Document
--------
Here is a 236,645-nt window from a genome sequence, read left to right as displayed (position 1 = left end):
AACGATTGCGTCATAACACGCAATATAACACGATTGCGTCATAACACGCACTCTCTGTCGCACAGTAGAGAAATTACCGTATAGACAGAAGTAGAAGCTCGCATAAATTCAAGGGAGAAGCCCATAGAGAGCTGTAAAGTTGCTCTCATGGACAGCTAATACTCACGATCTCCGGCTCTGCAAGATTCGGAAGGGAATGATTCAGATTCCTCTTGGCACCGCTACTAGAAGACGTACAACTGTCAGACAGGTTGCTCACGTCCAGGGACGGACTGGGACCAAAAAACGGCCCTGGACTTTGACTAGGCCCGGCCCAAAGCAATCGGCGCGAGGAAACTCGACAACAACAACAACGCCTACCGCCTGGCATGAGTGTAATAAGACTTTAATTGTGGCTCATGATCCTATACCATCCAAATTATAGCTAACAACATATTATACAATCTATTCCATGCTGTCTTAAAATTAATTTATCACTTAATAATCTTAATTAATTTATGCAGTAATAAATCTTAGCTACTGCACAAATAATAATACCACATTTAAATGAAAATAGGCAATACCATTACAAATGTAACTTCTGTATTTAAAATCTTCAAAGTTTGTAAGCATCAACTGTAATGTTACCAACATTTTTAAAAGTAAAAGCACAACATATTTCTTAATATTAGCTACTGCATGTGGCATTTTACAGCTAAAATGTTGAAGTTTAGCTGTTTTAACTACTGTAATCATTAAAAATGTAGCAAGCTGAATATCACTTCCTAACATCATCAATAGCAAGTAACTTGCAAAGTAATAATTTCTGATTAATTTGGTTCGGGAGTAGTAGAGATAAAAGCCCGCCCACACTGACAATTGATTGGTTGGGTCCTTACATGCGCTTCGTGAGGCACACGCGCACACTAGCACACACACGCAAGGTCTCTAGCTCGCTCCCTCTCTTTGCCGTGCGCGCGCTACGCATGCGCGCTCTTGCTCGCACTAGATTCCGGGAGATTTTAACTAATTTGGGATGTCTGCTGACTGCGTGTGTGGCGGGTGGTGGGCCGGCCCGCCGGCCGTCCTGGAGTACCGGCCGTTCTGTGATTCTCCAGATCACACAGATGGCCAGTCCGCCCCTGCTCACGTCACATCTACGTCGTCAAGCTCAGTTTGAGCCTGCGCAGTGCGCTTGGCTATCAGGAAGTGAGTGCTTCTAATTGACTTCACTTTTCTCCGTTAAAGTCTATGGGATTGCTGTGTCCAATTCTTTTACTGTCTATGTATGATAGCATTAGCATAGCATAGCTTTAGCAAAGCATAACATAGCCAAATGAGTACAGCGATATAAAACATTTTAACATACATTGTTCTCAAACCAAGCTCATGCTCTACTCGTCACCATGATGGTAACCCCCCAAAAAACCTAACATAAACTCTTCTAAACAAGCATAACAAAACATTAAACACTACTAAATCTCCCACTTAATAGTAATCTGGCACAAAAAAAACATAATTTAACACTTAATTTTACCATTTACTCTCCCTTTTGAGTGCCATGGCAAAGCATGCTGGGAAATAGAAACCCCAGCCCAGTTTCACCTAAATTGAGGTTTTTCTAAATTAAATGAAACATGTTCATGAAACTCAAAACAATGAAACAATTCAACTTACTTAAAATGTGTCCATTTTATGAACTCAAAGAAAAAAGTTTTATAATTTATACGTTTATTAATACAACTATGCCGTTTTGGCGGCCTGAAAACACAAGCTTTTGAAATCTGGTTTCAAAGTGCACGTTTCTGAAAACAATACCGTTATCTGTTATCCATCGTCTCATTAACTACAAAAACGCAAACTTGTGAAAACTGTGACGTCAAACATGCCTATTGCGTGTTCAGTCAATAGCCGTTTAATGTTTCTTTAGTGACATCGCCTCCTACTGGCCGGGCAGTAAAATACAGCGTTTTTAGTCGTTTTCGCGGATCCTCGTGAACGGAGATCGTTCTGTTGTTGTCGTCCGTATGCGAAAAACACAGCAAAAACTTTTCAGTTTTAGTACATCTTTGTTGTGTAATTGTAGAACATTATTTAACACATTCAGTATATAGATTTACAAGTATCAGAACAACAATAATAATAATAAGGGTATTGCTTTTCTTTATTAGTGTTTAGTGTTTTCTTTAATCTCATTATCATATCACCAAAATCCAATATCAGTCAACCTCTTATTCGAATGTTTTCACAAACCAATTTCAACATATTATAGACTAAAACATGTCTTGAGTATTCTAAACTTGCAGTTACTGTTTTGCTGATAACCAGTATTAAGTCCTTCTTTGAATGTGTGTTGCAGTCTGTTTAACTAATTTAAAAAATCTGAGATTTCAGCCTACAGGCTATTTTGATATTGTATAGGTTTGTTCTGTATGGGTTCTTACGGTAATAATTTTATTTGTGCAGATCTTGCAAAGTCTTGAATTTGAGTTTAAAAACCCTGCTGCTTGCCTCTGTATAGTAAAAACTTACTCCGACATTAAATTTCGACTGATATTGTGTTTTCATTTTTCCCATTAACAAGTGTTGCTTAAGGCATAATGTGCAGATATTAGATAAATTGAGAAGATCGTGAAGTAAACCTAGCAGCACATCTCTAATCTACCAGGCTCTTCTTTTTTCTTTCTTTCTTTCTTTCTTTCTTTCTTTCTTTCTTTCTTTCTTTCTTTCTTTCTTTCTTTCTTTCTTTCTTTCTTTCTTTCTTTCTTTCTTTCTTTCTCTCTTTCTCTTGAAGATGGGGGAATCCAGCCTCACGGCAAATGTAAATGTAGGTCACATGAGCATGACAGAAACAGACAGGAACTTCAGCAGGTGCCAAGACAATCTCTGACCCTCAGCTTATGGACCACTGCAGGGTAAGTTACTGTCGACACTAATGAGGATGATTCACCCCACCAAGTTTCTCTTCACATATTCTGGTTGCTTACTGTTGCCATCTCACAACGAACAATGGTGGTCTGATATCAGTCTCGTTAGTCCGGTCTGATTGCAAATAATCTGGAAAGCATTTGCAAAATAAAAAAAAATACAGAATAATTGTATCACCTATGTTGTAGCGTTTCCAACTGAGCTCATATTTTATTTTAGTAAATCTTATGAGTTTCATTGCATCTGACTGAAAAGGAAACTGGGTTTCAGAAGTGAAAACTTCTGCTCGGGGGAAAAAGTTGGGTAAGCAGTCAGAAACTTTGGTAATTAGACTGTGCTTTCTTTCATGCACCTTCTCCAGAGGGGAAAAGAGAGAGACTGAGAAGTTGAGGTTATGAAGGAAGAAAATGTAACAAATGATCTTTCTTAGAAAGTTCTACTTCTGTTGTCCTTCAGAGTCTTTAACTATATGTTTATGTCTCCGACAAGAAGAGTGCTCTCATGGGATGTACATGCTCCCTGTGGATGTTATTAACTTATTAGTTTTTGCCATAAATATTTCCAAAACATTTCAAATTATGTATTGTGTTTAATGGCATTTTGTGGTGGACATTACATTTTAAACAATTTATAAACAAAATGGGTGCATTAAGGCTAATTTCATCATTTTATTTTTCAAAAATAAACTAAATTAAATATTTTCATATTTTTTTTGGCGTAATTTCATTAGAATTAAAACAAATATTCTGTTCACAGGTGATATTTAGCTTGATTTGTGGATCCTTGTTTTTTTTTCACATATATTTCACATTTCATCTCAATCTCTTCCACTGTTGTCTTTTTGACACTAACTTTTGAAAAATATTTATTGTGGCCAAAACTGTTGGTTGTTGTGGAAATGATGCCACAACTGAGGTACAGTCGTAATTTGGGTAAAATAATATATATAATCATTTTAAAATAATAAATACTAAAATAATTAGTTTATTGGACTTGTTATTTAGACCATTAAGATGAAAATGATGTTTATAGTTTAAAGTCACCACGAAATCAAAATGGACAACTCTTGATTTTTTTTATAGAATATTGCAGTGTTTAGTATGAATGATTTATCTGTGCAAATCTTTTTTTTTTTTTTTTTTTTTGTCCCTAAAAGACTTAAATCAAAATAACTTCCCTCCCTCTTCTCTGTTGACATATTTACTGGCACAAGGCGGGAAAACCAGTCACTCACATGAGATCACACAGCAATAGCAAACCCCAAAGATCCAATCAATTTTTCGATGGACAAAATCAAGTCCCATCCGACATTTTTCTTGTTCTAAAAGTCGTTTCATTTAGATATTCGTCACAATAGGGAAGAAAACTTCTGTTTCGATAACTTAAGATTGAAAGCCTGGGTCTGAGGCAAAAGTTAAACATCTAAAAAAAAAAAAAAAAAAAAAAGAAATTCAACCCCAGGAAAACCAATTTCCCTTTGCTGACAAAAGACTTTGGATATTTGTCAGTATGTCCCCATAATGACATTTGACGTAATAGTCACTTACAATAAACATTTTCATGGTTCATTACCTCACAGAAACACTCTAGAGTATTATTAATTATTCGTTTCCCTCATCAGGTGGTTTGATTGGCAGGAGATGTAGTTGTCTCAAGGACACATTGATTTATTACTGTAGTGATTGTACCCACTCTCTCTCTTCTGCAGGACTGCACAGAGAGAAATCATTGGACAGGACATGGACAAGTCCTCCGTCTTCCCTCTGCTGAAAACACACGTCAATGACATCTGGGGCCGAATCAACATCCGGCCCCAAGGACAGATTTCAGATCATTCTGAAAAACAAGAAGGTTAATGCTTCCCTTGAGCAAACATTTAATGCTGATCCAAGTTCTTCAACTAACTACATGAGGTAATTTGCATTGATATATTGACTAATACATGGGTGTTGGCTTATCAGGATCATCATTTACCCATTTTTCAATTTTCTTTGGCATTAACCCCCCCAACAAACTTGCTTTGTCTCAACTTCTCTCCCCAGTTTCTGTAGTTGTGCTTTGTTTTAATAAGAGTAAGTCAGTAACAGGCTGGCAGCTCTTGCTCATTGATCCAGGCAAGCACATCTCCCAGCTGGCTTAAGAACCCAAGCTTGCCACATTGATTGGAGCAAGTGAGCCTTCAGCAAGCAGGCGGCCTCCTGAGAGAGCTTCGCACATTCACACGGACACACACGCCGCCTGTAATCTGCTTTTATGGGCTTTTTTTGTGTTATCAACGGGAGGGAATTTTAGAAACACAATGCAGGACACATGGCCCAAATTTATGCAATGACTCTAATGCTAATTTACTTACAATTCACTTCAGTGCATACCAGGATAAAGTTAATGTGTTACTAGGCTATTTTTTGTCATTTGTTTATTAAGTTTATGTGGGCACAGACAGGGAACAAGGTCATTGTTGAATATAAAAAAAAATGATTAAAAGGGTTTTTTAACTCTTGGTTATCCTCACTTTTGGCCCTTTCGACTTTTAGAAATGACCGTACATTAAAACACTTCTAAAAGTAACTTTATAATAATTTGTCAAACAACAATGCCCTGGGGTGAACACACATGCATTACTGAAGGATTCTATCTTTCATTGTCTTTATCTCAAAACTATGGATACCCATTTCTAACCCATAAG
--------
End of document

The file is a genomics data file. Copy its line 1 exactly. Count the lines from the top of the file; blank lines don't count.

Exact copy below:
Here is a 236,645-nt window from a genome sequence, read left to right as displayed (position 1 = left end):